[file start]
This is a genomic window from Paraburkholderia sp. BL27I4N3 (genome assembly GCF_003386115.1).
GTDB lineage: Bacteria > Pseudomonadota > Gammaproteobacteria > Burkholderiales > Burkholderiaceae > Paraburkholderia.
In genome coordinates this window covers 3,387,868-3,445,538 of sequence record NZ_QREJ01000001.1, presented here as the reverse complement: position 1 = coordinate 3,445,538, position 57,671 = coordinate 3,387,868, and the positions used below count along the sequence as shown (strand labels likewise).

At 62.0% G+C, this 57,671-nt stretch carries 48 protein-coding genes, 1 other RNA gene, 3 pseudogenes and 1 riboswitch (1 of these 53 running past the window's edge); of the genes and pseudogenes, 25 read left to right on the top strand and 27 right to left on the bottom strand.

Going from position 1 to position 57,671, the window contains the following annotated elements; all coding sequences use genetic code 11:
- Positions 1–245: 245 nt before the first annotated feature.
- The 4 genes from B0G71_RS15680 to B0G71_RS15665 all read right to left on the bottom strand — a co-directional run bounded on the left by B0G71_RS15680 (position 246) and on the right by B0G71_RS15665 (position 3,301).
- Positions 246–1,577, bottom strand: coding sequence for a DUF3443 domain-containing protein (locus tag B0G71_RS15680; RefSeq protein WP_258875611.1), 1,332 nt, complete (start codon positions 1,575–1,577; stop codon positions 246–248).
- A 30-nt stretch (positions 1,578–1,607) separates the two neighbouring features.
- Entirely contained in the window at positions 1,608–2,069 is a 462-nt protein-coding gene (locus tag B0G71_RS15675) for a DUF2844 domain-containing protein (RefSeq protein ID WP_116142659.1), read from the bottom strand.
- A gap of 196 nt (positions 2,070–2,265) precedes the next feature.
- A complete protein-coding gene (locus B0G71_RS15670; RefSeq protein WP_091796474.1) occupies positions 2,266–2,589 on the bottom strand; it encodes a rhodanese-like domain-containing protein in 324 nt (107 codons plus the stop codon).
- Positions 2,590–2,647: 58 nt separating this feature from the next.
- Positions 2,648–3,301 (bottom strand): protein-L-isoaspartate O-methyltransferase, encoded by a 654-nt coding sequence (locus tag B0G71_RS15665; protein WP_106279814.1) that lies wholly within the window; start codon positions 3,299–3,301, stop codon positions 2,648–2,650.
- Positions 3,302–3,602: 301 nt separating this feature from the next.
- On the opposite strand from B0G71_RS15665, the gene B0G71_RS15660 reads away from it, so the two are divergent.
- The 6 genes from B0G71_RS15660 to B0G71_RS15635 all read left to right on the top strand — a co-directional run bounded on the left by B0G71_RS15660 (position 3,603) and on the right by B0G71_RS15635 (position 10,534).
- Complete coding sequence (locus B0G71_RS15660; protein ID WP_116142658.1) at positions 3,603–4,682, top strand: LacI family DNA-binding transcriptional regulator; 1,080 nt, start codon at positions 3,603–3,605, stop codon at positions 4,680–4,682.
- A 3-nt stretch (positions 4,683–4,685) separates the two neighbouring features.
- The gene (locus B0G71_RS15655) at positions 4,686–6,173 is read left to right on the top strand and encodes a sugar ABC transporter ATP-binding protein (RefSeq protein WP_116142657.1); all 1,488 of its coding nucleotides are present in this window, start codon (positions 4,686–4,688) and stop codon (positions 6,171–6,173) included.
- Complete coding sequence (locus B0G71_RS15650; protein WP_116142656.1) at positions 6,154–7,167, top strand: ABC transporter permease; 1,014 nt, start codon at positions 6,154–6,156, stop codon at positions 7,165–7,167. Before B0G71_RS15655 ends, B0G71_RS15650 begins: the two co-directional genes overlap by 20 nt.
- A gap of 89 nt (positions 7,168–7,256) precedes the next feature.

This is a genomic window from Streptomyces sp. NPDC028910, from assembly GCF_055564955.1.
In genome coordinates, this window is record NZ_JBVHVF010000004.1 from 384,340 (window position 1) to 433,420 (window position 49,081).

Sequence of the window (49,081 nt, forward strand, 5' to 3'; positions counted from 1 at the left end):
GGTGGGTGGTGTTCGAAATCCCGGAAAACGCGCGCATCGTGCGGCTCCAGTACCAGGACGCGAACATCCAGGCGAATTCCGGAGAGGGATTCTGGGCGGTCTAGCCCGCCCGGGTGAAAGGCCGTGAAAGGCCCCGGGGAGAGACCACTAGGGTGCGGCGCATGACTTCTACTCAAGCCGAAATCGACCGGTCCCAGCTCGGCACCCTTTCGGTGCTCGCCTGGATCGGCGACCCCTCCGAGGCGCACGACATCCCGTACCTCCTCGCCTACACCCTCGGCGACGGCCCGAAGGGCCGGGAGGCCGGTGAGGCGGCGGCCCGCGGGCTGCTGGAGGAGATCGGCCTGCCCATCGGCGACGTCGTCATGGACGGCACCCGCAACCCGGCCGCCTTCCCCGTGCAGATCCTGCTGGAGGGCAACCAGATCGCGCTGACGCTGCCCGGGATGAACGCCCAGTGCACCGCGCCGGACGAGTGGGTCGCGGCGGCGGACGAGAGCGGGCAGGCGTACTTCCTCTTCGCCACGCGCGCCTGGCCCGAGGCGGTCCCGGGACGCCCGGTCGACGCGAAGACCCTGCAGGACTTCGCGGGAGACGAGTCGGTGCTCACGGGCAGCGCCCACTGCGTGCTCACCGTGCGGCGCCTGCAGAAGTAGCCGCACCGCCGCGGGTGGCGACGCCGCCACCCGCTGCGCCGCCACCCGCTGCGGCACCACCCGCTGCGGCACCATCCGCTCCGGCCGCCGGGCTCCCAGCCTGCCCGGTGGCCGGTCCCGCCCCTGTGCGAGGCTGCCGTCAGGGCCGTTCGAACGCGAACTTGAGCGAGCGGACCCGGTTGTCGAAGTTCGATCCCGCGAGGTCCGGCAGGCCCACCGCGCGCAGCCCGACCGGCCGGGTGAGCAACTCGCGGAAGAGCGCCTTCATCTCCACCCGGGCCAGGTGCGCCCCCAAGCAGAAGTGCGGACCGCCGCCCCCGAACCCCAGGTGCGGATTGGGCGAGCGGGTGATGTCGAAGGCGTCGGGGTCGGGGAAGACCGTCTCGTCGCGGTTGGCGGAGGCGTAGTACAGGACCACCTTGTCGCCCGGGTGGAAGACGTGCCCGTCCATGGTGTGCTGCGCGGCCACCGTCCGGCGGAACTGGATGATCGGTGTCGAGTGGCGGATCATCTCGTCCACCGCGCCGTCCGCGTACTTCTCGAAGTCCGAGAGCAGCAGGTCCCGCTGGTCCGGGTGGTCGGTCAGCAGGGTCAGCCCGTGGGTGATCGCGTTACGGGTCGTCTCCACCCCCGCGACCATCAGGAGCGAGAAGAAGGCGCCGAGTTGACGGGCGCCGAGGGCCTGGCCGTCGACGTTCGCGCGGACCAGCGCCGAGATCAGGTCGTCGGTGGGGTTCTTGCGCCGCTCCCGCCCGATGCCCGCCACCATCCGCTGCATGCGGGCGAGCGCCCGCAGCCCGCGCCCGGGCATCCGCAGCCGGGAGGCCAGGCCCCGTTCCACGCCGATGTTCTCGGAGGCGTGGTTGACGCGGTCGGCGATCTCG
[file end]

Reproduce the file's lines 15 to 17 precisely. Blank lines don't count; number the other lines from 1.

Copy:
- Positions 3,302–3,602: 301 nt separating this feature from the next.
- On the opposite strand from B0G71_RS15665, the gene B0G71_RS15660 reads away from it, so the two are divergent.
- The 6 genes from B0G71_RS15660 to B0G71_RS15635 all read left to right on the top strand — a co-directional run bounded on the left by B0G71_RS15660 (position 3,603) and on the right by B0G71_RS15635 (position 10,534).